Research ArticleInterstitial lung disease

Identification of an Autoantigen Demonstrates a Link Between Interstitial Lung Disease and a Defect in Central Tolerance

Science Translational Medicine  02 Dec 2009:
Vol. 1, Issue 9, pp. 9ra20
DOI: 10.1126/scitranslmed.3000284

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Editor's Summary

Autoimmune diseases are intractable and varied, appearing in many guises. Patients with lupus, for example, experience destructive immune reactions that affect the heart, other organs, and the joints. This generalized attack is in stark contrast to the very selective autoimmune destruction of insulin-producing β islet cells in type I diabetes or the antibodies to the acetylcholine receptor that characterize myasthenia gravis. Why are there generalized immune responses in some diseases and very specific reactions in others? Shum et al. have exploited a mutant mouse defective in AIRE, a transcription factor that controls expression of many self-antigens in the thymus. As immune T cells pass through, these self-antigens in the thymus trigger the deletion of cells that react with them, preventing these autoreactive T cells from entering the circulation. Thus, when AIRE is absent or mutated, T cells directed at self-antigens are not deleted and escape into the circulation where they can trigger autoimmunity. This is not only true in mice: Patients with a genetic disease called autoimmune polyglandular syndrome type 1 (APS1) have defective AIRE and suffer from autoimmune disease.

One organ that often deteriorates in autoimmune diseases is the lung, which can develop severe fibrosis, preventing effective breathing and oxygen exchange. To investigate the basis of this interstitial lung disease and other similar problems that arise sporadically, Shum et al. explored how lung damage occurs in AIRE-deficient mice and in a patient with APS1. The diseased lungs from both mice and human were infiltrated with T helper 1 CD4+ cells, with smaller numbers of other immune cells. Further work showed that one of the main targets of these cells in mice was, unexpectedly, a protein called vomeromodulin, which the authors determined is expressed in the thymus under AIRE control. Indeed, activated T cells to vomeromodulin cause lung-specific disease when given to immunodeficient mice. In the patient with the same genetic defect as the mice, the lung antigen was not vomeromodulin but was a similar protein called LPLUNC1 (long palate, lung, and nasal epithelium carcinoma–associated protein), located adjacent to the human version of vomeromodulin, which is a pseudogene.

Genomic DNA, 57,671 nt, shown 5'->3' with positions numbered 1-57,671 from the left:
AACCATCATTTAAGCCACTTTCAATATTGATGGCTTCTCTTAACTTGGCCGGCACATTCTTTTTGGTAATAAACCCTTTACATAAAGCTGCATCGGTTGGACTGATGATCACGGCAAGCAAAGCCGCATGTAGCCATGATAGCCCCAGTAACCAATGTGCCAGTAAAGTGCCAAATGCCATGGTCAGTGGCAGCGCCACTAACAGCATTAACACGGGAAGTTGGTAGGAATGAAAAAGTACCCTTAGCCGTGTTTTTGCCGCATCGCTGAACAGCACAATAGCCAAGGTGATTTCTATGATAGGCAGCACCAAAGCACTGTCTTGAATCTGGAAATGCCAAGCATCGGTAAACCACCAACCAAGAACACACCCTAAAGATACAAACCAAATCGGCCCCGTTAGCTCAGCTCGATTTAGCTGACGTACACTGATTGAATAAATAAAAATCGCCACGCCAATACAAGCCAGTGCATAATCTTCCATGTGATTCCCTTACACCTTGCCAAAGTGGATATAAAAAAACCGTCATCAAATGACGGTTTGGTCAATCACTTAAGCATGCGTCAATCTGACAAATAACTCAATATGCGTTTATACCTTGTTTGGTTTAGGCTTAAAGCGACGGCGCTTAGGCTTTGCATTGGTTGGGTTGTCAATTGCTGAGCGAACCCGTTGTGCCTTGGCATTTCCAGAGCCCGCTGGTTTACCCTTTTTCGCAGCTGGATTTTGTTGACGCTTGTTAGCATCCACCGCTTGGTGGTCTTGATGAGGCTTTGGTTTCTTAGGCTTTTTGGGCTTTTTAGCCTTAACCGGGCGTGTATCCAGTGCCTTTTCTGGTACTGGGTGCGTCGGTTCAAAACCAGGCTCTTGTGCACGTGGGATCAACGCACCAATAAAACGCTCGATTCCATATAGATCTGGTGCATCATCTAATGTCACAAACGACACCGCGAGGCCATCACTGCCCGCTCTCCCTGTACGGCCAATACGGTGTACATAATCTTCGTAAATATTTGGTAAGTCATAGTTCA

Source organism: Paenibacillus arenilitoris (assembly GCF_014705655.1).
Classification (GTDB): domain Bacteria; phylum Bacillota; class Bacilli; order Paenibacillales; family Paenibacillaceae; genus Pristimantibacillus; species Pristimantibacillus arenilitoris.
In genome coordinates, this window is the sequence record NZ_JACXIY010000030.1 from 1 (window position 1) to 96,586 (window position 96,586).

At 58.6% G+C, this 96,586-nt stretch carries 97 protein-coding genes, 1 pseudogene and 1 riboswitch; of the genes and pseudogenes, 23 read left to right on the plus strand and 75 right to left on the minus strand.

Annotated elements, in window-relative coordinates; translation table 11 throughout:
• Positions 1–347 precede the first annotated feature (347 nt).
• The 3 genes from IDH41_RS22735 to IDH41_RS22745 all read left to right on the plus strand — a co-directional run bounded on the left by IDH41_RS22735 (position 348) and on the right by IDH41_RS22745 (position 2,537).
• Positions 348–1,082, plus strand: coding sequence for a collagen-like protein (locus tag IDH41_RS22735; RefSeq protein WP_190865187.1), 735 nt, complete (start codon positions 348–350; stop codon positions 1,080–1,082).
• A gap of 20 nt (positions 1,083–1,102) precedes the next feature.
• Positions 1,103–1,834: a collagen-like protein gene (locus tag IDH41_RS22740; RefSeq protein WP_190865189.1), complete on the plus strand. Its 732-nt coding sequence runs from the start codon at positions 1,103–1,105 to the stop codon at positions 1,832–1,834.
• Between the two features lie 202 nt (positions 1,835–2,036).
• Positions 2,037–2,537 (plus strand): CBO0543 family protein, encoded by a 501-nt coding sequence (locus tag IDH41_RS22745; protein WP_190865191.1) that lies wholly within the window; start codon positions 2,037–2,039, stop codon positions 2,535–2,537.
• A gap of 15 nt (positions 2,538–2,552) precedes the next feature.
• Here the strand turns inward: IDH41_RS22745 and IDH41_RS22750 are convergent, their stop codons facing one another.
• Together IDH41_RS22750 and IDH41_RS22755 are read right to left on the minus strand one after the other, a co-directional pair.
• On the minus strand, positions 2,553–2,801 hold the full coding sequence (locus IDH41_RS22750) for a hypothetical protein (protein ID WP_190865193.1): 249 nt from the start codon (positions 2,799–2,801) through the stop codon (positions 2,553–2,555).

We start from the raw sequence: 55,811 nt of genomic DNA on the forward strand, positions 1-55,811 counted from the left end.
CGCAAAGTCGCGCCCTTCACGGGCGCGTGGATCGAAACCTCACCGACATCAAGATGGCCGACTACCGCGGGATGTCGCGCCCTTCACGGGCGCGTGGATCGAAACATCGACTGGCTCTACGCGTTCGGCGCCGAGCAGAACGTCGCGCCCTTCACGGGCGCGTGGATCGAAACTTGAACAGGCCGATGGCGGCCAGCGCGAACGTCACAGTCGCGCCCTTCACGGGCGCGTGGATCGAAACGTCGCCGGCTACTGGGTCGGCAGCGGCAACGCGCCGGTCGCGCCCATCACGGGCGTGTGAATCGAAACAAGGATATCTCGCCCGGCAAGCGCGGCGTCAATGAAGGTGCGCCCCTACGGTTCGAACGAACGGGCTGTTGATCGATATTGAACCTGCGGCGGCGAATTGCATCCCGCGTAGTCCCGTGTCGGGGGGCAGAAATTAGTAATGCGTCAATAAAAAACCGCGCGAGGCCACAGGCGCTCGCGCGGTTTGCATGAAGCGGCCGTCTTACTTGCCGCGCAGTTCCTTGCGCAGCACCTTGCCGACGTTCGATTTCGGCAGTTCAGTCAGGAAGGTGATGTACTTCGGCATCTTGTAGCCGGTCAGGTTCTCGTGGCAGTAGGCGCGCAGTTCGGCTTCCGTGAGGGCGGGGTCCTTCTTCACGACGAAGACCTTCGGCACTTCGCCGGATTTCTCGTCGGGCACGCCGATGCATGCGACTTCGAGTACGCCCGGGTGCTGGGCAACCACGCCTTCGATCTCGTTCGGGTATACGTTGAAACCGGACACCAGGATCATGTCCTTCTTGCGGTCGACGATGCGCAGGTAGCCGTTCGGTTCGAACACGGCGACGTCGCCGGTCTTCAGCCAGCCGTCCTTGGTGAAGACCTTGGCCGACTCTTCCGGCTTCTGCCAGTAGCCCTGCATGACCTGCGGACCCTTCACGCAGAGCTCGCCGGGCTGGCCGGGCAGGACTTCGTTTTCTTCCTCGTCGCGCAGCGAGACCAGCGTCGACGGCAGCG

This multifaceted study offers several benefits. The lung-specific autoimmune disease seen in the AIRE-deficient mouse closely resembles human interstitial lung disease and can provide a tractable way to understand its progression and develop treatments. This clear example showing how a failure in establishing tolerance to self-antigens can produce an organ-specific disease points to similar mechanisms as possible causes of other autoimmune problems. Finally, the new results elevate vomeromodulin—and its human cousin LPLUNC1—from an interesting secretion product of the nasal epithelium to an autoimmune target in a serious disease, increasing our understanding of how to combat these illnesses.